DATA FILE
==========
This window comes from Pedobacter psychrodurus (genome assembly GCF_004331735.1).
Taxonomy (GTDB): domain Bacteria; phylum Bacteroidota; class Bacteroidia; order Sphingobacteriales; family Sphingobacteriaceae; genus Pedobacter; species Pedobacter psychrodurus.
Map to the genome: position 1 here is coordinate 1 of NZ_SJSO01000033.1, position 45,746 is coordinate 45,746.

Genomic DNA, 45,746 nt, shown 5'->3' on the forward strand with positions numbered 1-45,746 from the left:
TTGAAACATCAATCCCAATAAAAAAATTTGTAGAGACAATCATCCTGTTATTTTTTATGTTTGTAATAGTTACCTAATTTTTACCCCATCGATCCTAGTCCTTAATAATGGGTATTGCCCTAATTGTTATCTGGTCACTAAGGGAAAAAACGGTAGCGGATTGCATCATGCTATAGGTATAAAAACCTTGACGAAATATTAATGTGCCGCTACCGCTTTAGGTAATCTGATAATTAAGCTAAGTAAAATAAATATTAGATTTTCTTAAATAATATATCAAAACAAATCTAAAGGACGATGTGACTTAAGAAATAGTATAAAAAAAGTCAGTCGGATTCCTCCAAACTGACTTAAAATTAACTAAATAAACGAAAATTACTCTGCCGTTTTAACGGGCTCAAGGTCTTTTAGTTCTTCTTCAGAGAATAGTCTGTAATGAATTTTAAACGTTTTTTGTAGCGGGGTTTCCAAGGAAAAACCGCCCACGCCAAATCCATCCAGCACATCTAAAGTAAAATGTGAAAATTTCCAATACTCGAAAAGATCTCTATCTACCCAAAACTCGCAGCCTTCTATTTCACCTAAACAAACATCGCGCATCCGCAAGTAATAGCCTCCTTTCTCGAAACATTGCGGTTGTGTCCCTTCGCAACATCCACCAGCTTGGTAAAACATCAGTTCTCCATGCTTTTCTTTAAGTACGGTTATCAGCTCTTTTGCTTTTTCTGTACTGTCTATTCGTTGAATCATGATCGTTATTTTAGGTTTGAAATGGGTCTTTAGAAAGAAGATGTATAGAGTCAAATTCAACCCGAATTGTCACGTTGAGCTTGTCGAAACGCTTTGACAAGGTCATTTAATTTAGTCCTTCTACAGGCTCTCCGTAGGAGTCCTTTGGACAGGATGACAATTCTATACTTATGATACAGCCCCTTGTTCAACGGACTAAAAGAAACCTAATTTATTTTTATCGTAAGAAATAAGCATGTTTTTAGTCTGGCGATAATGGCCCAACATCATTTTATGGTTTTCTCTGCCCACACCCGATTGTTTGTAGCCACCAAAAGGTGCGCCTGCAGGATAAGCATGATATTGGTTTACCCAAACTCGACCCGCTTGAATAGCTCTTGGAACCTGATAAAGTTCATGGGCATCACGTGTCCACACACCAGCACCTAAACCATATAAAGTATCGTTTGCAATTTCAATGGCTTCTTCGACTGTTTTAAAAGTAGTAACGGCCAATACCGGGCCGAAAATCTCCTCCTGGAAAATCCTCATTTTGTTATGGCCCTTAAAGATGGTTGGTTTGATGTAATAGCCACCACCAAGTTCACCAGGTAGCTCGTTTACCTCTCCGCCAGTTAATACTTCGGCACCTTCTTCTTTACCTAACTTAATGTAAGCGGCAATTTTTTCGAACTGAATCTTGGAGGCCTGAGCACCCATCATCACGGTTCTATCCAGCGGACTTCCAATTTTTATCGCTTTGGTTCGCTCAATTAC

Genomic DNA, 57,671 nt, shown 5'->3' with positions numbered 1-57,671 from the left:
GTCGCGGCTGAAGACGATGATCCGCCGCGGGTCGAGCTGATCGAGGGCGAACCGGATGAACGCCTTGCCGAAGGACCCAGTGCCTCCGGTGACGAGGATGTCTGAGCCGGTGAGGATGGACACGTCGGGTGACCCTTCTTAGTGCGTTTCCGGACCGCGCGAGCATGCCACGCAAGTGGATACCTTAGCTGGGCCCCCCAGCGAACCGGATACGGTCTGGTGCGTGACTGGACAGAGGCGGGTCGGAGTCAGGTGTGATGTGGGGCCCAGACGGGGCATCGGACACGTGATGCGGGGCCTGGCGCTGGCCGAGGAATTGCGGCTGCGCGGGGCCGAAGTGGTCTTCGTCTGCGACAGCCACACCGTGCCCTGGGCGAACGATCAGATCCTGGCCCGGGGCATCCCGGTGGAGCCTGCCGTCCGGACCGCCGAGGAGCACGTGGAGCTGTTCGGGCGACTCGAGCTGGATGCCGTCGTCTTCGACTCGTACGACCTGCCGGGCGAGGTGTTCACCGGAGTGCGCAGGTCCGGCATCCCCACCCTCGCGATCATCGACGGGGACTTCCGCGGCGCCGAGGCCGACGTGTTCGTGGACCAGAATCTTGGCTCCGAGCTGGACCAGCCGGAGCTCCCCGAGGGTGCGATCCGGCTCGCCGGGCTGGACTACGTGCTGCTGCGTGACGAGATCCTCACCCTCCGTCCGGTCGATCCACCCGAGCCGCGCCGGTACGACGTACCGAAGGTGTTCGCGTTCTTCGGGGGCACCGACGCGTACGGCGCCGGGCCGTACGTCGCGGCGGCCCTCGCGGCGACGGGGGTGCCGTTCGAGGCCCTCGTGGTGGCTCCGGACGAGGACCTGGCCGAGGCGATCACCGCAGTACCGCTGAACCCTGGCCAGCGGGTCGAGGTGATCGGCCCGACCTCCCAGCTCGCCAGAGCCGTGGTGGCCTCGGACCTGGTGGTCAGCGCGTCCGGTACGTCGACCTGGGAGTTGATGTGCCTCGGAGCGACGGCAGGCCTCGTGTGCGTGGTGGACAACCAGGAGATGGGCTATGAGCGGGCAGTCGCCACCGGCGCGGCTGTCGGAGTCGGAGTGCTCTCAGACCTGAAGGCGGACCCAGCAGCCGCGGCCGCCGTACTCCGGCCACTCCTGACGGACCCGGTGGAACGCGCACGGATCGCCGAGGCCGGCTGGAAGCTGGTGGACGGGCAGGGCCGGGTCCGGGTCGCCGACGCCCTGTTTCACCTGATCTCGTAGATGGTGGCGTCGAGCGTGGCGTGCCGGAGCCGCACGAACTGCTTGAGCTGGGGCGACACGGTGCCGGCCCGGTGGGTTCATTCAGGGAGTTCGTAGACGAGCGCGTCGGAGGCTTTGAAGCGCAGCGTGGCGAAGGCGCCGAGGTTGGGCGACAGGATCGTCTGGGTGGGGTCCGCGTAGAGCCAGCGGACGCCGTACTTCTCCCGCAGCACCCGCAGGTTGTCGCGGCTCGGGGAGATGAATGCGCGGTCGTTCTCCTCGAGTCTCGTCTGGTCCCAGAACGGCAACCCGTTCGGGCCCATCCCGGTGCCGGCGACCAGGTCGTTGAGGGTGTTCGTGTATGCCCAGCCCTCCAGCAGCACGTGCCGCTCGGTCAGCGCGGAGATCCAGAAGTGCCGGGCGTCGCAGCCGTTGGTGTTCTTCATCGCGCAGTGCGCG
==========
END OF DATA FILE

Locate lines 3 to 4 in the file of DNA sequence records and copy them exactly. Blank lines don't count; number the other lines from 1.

Map to the genome: position 1 here is coordinate 1 of NZ_SJSO01000033.1, position 45,746 is coordinate 45,746.

Genomic DNA, 45,746 nt, shown 5'->3' on the forward strand with positions numbered 1-45,746 from the left: